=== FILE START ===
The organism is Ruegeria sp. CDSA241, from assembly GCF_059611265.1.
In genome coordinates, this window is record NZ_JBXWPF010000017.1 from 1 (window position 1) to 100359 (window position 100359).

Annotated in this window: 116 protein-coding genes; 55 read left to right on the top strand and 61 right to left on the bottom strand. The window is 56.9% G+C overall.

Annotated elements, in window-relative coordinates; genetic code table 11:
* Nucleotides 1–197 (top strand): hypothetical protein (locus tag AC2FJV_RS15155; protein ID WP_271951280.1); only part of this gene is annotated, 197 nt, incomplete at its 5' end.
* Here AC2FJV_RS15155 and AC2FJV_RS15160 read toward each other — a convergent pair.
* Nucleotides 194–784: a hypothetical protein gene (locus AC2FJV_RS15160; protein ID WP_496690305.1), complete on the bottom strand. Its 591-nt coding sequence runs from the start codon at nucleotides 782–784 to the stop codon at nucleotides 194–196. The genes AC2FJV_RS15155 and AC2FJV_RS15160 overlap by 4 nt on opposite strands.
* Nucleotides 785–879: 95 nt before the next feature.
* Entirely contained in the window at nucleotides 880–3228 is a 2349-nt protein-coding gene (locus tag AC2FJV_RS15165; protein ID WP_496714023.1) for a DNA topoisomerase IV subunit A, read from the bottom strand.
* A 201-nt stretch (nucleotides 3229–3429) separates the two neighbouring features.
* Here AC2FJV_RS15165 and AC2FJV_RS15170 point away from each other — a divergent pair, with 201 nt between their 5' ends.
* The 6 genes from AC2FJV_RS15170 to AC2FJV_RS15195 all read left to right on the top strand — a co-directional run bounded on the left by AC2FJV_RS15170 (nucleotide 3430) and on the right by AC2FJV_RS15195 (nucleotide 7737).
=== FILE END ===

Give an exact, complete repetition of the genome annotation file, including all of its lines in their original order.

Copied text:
The organism is Ruegeria sp. CDSA241, from assembly GCF_059611265.1.
In genome coordinates, this window is record NZ_JBXWPF010000017.1 from 1 (window position 1) to 100359 (window position 100359).

Annotated in this window: 116 protein-coding genes; 55 read left to right on the top strand and 61 right to left on the bottom strand. The window is 56.9% G+C overall.

Annotated elements, in window-relative coordinates; genetic code table 11:
* Nucleotides 1–197 (top strand): hypothetical protein (locus tag AC2FJV_RS15155; protein ID WP_271951280.1); only part of this gene is annotated, 197 nt, incomplete at its 5' end.
* Here AC2FJV_RS15155 and AC2FJV_RS15160 read toward each other — a convergent pair.
* Nucleotides 194–784: a hypothetical protein gene (locus AC2FJV_RS15160; protein ID WP_496690305.1), complete on the bottom strand. Its 591-nt coding sequence runs from the start codon at nucleotides 782–784 to the stop codon at nucleotides 194–196. The genes AC2FJV_RS15155 and AC2FJV_RS15160 overlap by 4 nt on opposite strands.
* Nucleotides 785–879: 95 nt before the next feature.
* Entirely contained in the window at nucleotides 880–3228 is a 2349-nt protein-coding gene (locus tag AC2FJV_RS15165; protein ID WP_496714023.1) for a DNA topoisomerase IV subunit A, read from the bottom strand.
* A 201-nt stretch (nucleotides 3229–3429) separates the two neighbouring features.
* Here AC2FJV_RS15165 and AC2FJV_RS15170 point away from each other — a divergent pair, with 201 nt between their 5' ends.
* The 6 genes from AC2FJV_RS15170 to AC2FJV_RS15195 all read left to right on the top strand — a co-directional run bounded on the left by AC2FJV_RS15170 (nucleotide 3430) and on the right by AC2FJV_RS15195 (nucleotide 7737).